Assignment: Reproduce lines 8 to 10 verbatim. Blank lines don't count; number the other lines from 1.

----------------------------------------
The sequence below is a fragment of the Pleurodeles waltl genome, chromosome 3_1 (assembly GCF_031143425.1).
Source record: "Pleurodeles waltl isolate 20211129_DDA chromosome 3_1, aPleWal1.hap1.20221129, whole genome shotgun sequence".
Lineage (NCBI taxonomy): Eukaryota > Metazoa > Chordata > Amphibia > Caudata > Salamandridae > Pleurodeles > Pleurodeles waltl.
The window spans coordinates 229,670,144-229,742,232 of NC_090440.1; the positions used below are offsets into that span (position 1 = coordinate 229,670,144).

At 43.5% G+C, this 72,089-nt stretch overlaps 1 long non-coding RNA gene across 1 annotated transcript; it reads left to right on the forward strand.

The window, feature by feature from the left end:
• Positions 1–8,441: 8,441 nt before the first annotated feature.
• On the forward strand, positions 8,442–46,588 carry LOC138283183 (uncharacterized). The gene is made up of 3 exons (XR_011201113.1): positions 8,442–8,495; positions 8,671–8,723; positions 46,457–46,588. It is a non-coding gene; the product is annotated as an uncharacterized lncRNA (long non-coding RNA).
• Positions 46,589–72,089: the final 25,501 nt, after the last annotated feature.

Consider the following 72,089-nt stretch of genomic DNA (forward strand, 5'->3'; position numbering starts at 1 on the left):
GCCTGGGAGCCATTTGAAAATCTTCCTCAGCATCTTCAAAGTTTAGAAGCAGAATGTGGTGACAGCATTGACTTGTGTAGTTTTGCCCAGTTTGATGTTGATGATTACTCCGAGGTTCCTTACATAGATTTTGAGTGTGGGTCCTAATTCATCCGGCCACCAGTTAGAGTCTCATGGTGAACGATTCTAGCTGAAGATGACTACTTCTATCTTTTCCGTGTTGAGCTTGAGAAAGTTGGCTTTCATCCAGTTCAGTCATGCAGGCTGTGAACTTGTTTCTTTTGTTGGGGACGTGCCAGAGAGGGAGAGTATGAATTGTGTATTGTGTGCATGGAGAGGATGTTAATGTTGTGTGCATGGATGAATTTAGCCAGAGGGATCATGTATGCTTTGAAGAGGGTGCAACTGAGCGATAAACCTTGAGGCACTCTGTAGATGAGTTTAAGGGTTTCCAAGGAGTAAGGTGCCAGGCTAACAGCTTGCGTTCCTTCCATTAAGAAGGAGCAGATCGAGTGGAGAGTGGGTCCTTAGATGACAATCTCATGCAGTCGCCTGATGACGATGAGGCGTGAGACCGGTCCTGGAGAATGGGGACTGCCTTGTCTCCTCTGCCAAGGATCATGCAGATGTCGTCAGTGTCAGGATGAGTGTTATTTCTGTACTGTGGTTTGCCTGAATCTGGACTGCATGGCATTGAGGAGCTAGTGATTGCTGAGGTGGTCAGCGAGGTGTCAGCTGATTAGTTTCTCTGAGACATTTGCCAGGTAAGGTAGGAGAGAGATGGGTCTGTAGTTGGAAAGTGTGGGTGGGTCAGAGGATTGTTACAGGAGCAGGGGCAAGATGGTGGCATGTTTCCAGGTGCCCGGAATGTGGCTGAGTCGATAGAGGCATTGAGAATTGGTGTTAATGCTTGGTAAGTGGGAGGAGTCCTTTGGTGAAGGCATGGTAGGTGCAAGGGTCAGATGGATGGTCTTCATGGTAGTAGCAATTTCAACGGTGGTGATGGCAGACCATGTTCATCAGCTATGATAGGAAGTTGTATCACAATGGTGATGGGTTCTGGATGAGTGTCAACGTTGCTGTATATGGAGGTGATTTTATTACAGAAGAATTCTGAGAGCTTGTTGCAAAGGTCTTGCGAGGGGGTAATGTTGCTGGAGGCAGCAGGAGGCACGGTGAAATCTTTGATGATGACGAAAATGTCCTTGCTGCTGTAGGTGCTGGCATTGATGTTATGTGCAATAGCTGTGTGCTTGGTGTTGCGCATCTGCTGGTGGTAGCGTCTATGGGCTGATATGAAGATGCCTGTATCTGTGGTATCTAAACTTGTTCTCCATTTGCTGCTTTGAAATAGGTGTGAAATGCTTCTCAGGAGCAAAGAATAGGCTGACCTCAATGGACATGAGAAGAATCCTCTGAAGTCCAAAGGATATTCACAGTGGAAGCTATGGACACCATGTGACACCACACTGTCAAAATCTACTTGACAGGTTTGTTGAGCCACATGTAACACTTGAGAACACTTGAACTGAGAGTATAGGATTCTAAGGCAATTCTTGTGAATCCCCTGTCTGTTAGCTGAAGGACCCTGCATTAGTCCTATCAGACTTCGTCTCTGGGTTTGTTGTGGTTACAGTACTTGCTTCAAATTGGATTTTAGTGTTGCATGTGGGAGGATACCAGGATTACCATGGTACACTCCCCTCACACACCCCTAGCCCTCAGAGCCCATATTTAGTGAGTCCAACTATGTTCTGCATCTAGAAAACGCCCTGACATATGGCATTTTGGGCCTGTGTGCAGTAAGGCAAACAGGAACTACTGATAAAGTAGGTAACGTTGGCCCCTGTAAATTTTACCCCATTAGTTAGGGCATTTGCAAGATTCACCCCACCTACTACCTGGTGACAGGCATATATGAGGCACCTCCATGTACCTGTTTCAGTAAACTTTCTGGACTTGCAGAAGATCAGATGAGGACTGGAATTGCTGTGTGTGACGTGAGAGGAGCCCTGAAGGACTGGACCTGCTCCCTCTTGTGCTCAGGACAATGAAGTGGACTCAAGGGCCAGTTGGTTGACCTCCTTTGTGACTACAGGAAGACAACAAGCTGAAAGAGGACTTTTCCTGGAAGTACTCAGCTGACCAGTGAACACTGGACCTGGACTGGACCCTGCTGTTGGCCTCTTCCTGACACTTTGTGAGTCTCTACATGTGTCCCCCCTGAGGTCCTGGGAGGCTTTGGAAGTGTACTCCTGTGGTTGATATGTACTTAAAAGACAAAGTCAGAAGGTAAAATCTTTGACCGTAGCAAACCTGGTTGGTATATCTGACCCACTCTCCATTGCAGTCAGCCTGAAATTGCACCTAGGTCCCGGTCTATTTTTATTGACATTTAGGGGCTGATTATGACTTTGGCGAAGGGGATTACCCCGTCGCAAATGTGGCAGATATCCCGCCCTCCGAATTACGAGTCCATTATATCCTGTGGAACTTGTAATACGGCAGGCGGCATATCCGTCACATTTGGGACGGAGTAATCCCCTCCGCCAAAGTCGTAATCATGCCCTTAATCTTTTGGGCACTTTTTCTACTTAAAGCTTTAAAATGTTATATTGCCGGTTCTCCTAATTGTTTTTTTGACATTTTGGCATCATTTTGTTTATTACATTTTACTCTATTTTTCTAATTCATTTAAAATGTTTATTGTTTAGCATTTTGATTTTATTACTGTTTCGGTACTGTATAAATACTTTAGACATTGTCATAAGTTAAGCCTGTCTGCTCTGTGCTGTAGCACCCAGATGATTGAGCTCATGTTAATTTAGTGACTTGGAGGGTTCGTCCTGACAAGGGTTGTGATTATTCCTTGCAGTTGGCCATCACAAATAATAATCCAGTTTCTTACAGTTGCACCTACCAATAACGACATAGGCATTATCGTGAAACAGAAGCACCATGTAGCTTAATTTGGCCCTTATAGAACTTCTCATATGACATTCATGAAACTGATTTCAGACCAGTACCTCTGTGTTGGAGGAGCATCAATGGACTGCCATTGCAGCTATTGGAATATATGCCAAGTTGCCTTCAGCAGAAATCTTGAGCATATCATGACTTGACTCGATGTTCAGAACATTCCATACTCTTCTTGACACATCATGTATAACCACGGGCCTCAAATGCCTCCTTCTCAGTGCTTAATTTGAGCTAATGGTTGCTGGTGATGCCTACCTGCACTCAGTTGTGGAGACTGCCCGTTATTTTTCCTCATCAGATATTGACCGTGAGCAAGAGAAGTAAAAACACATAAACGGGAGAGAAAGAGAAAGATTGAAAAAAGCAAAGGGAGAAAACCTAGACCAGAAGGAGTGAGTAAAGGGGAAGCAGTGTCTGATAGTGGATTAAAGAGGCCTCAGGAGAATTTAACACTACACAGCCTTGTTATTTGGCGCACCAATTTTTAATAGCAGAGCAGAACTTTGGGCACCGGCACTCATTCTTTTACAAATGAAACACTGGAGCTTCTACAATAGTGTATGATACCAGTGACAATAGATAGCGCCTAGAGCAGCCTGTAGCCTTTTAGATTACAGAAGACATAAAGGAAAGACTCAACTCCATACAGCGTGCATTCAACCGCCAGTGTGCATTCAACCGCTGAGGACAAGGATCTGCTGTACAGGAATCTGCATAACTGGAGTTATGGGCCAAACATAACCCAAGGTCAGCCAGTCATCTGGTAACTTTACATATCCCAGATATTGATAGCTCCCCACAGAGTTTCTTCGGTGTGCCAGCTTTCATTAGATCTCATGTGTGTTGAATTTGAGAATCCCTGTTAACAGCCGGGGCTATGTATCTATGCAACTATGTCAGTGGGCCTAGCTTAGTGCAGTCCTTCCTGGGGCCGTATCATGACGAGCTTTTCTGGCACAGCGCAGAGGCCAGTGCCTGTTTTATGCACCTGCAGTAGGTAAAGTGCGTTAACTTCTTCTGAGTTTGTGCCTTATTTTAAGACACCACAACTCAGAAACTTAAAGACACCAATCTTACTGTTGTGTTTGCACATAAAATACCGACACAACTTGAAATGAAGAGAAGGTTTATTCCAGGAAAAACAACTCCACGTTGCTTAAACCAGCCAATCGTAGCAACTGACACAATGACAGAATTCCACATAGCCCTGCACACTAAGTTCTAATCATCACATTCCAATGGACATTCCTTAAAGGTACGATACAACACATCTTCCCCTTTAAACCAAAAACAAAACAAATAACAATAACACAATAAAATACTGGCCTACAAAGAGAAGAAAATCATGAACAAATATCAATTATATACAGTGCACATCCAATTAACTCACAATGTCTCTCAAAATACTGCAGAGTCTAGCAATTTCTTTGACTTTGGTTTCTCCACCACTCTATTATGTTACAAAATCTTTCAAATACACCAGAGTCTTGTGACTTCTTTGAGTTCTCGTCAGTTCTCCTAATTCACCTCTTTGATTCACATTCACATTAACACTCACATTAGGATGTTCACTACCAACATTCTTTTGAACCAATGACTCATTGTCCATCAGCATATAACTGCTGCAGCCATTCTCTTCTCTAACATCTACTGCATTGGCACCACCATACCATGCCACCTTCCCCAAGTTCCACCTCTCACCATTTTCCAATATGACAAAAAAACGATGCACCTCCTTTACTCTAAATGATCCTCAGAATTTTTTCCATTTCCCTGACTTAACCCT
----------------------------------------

• On the forward strand, positions 8,442–46,588 carry LOC138283183 (uncharacterized). The gene is made up of 3 exons (XR_011201113.1): positions 8,442–8,495; positions 8,671–8,723; positions 46,457–46,588. It is a non-coding gene; the product is annotated as an uncharacterized lncRNA (long non-coding RNA).
• Positions 46,589–72,089: the final 25,501 nt, after the last annotated feature.

Consider the following 72,089-nt stretch of genomic DNA (forward strand, 5'->3'; position numbering starts at 1 on the left):